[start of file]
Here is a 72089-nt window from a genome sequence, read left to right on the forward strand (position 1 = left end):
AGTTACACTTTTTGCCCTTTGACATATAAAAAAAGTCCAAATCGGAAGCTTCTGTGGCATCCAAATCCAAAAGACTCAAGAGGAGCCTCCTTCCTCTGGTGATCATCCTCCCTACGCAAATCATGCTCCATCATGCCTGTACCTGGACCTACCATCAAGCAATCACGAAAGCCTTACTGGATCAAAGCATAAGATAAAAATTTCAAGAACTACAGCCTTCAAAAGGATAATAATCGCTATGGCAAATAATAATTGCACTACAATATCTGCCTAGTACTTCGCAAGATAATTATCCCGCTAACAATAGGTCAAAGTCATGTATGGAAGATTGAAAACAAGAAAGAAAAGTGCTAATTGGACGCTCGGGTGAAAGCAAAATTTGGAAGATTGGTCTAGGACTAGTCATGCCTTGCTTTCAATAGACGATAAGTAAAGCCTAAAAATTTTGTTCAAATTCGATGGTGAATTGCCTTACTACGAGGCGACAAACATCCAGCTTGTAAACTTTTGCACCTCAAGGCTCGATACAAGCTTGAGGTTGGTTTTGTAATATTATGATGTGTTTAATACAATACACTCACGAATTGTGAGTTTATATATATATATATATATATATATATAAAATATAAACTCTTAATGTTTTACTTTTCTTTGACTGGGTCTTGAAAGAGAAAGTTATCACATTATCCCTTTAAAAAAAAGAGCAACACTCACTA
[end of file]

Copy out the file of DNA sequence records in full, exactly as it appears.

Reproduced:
Here is a 72089-nt window from a genome sequence, read left to right on the forward strand (position 1 = left end):
AGTTACACTTTTTGCCCTTTGACATATAAAAAAAGTCCAAATCGGAAGCTTCTGTGGCATCCAAATCCAAAAGACTCAAGAGGAGCCTCCTTCCTCTGGTGATCATCCTCCCTACGCAAATCATGCTCCATCATGCCTGTACCTGGACCTACCATCAAGCAATCACGAAAGCCTTACTGGATCAAAGCATAAGATAAAAATTTCAAGAACTACAGCCTTCAAAAGGATAATAATCGCTATGGCAAATAATAATTGCACTACAATATCTGCCTAGTACTTCGCAAGATAATTATCCCGCTAACAATAGGTCAAAGTCATGTATGGAAGATTGAAAACAAGAAAGAAAAGTGCTAATTGGACGCTCGGGTGAAAGCAAAATTTGGAAGATTGGTCTAGGACTAGTCATGCCTTGCTTTCAATAGACGATAAGTAAAGCCTAAAAATTTTGTTCAAATTCGATGGTGAATTGCCTTACTACGAGGCGACAAACATCCAGCTTGTAAACTTTTGCACCTCAAGGCTCGATACAAGCTTGAGGTTGGTTTTGTAATATTATGATGTGTTTAATACAATACACTCACGAATTGTGAGTTTATATATATATATATATATATATATATAAAATATAAACTCTTAATGTTTTACTTTTCTTTGACTGGGTCTTGAAAGAGAAAGTTATCACATTATCCCTTTAAAAAAAAGAGCAACACTCACTA